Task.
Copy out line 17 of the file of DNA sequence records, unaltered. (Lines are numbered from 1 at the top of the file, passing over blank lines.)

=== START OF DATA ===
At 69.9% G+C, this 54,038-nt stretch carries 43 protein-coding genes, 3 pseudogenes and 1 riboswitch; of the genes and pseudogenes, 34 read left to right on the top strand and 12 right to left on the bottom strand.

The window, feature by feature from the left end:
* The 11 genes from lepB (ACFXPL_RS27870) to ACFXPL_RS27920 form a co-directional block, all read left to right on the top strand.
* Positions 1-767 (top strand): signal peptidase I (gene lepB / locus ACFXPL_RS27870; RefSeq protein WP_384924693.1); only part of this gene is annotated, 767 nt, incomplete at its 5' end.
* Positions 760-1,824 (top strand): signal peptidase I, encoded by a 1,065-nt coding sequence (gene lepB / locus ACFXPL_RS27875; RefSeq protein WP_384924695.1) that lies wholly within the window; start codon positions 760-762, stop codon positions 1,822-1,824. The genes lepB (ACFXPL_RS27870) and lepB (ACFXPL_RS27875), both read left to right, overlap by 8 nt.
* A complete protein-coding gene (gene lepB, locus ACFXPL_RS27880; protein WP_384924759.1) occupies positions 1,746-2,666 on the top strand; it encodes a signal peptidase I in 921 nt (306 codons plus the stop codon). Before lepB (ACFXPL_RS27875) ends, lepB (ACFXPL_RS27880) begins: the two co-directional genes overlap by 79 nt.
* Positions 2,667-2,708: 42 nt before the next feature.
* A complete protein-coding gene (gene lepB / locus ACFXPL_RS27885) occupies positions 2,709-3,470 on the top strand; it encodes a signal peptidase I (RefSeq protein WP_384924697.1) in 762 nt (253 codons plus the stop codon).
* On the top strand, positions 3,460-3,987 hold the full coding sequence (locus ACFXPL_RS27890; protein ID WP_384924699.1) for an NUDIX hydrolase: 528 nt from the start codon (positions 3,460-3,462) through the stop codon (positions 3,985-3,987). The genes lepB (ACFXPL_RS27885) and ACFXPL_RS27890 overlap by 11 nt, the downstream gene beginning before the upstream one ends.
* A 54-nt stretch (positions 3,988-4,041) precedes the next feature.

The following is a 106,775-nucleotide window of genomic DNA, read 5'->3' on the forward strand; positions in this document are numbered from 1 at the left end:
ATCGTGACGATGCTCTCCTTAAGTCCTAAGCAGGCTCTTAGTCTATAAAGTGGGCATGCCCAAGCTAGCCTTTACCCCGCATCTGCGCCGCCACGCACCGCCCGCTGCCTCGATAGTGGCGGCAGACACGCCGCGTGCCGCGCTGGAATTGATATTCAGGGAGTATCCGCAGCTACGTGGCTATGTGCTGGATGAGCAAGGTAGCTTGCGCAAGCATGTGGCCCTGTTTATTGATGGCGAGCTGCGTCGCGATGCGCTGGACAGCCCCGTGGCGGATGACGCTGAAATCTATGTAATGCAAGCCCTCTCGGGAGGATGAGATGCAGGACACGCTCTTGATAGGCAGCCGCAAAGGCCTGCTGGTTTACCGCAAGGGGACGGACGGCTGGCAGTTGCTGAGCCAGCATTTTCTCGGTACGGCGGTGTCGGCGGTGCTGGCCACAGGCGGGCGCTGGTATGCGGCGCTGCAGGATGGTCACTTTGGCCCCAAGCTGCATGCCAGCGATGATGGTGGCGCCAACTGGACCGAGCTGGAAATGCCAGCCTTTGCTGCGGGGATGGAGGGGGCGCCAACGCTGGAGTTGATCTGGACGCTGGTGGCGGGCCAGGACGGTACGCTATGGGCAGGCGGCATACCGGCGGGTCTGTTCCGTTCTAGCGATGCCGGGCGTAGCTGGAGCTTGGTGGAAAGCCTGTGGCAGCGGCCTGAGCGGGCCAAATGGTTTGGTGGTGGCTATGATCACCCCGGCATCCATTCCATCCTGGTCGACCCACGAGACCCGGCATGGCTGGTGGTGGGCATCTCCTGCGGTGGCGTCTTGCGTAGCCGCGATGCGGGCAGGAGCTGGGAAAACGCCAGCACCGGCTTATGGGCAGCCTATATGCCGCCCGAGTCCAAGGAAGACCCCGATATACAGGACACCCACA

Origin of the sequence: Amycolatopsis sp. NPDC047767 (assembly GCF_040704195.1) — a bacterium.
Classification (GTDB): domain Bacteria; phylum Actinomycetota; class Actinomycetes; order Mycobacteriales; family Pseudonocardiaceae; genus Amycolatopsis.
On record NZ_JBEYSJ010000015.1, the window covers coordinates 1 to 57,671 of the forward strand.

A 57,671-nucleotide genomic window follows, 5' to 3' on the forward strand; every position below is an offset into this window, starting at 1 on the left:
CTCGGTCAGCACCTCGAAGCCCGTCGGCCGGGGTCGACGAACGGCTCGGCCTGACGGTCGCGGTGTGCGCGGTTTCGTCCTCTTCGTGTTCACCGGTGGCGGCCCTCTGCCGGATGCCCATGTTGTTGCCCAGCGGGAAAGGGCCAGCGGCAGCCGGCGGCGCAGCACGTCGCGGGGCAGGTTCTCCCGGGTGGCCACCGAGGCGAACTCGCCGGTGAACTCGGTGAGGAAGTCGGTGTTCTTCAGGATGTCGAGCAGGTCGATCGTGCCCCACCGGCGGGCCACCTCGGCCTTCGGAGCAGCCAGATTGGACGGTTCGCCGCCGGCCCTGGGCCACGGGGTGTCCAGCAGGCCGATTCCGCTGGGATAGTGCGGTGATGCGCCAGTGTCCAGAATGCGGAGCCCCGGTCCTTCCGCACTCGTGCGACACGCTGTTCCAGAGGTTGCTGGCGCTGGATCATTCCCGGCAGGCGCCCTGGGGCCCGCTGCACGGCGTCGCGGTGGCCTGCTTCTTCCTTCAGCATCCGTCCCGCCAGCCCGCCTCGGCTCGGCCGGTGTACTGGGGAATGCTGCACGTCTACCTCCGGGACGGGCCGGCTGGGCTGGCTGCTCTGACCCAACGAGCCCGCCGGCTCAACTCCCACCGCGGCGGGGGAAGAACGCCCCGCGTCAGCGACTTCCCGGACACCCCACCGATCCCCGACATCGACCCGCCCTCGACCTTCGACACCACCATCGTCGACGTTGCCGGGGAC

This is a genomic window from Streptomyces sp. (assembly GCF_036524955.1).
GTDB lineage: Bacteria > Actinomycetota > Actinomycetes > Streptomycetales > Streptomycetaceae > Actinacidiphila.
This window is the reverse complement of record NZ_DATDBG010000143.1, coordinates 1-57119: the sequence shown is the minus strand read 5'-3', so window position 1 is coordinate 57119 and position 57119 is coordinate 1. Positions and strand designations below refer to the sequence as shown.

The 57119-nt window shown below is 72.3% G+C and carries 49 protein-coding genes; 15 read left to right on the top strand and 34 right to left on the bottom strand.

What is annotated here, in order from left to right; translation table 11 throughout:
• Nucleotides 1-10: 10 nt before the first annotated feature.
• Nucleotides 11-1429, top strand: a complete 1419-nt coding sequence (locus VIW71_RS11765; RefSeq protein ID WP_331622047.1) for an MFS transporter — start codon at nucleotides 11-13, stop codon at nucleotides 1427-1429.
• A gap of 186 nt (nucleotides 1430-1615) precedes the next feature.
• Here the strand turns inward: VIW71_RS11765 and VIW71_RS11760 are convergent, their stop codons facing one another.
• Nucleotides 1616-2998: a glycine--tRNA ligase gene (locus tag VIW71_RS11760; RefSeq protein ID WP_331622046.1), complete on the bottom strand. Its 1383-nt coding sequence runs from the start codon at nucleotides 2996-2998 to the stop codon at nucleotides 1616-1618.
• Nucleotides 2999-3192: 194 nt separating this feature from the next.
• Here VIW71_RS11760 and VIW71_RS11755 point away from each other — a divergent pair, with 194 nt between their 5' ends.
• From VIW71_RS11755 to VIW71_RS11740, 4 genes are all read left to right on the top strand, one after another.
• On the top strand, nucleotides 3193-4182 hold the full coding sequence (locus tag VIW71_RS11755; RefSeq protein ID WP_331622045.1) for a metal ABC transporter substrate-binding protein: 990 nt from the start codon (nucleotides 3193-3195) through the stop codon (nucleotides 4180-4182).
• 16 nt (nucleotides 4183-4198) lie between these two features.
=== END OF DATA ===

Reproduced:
CTCGGTCAGCACCTCGAAGCCCGTCGGCCGGGGTCGACGAACGGCTCGGCCTGACGGTCGCGGTGTGCGCGGTTTCGTCCTCTTCGTGTTCACCGGTGGCGGCCCTCTGCCGGATGCCCATGTTGTTGCCCAGCGGGAAAGGGCCAGCGGCAGCCGGCGGCGCAGCACGTCGCGGGGCAGGTTCTCCCGGGTGGCCACCGAGGCGAACTCGCCGGTGAACTCGGTGAGGAAGTCGGTGTTCTTCAGGATGTCGAGCAGGTCGATCGTGCCCCACCGGCGGGCCACCTCGGCCTTCGGAGCAGCCAGATTGGACGGTTCGCCGCCGGCCCTGGGCCACGGGGTGTCCAGCAGGCCGATTCCGCTGGGATAGTGCGGTGATGCGCCAGTGTCCAGAATGCGGAGCCCCGGTCCTTCCGCACTCGTGCGACACGCTGTTCCAGAGGTTGCTGGCGCTGGATCATTCCCGGCAGGCGCCCTGGGGCCCGCTGCACGGCGTCGCGGTGGCCTGCTTCTTCCTTCAGCATCCGTCCCGCCAGCCCGCCTCGGCTCGGCCGGTGTACTGGGGAATGCTGCACGTCTACCTCCGGGACGGGCCGGCTGGGCTGGCTGCTCTGACCCAACGAGCCCGCCGGCTCAACTCCCACCGCGGCGGGGGAAGAACGCCCCGCGTCAGCGACTTCCCGGACACCCCACCGATCCCCGACATCGACCCGCCCTCGACCTTCGACACCACCATCGTCGACGTTGCCGGGGAC